You can search within titles or text of by-laws using one or more keywords separated by spaces. Each keyword should be a complete word, not part of a word. By default, the search engine will search for by-laws that contain one of your keywords (the equivalent of an "OR" query.) To search for all keywords (the equivalent of an "AND" query) or an exact phrase, select the “all words” or "exact match" option in the search form.
The search engine ignores queries such as "AND," "OR," "+," and "-" before or between keywords in a search term. They are treated as words or characters.
For example, if you enter "parks and pools," the search engine will search for these three words, not the words "parks" and "pools."
Exclusion of common words
The search engine ignores common words (such as a, the, of, with, you, etc., in English or le, la, les, du, avec, vous, etc., in French) as well as single digits and single letters. In some cases, these terms can be used as part of an exact match search.
Word variations (stemming)
The search engine does not use stemming (searching for the root or stem of a word, such as "go" for "goes" or "child" for "children") or joker/wildcard queries (using the symbols “ *,” “%,” or “ _ “ in place of a term). The search engine searches for the exact keyword that you enter. For example, if you enter the word "dog," the search engine will not search for the word "dogs.”
If you can’t find the by-law you’re looking for, try your search again with the plural or singular form of the word. You can also enter the singular and plural forms of the keyword, such as “dog” and “dogs,” without selecting the “All words” or “Exact match” options.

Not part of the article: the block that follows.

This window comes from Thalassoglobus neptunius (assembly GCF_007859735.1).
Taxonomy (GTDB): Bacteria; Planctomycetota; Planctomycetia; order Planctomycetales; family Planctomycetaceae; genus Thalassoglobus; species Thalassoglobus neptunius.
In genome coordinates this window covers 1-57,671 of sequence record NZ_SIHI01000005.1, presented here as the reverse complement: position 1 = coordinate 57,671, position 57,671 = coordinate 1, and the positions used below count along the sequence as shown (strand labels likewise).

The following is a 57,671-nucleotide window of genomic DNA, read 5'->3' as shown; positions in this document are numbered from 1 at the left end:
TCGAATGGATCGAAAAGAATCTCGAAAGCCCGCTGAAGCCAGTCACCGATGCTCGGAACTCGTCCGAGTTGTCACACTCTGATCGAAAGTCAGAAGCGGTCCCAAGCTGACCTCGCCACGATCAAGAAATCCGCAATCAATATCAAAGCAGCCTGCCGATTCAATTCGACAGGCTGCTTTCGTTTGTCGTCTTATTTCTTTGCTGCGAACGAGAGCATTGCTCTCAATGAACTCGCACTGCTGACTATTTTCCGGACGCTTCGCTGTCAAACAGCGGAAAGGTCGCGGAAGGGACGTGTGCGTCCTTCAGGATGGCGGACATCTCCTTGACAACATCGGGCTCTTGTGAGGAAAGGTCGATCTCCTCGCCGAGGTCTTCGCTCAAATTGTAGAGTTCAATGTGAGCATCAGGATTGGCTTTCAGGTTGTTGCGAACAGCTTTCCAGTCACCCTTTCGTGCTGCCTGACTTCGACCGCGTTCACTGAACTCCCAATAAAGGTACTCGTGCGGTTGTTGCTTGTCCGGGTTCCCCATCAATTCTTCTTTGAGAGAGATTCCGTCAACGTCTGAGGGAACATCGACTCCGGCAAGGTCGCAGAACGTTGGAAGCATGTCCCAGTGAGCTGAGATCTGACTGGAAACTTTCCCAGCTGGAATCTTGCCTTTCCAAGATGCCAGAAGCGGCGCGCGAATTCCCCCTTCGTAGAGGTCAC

Accents and capitalization
The search engine ignores accents and capitalization. Whether you search for "Montreal," "MONTREAL" or "Montréal," you will get the same results.
The search engine ignores special characters such as question marks (?), exclamation points (!) and the at sign (@).
To search for an exact phrase, such as "recycling pickup," simply enter the phrase in the search field and select the option Exact Match. Do not put the phrase in quotation marks.
For this type of search, common words (as explained in the "Exclusion of common words" section) are included in the search, but may be replaced by other common words in the same place in the phrase. For example, a search for the phrase “cats and dogs" may display results for by-laws that contain phrases such as "cats or dogs.”
The indexes of by-law texts and titles are updated regularly during the city’s office hours. From time to time, they are reorganized. However, the city cannot guarantee exactly when the index may be updated or changed.
A search performed at an earlier time may return different results after an index has been updated.
Online by-laws with images
Online by-laws in PDF format are the basis for the text index. Most PDF documents are plain text. However, certain documents, such as very old by-laws, are hard copies that were scanned into the system. These documents cannot be indexed, and thus cannot be accessed by text search.
So, instead of doing a text search for these by-laws, you can search by title or use the other search criteria, such as the by-law number, jurisdiction, date the by-law came into force, etc.).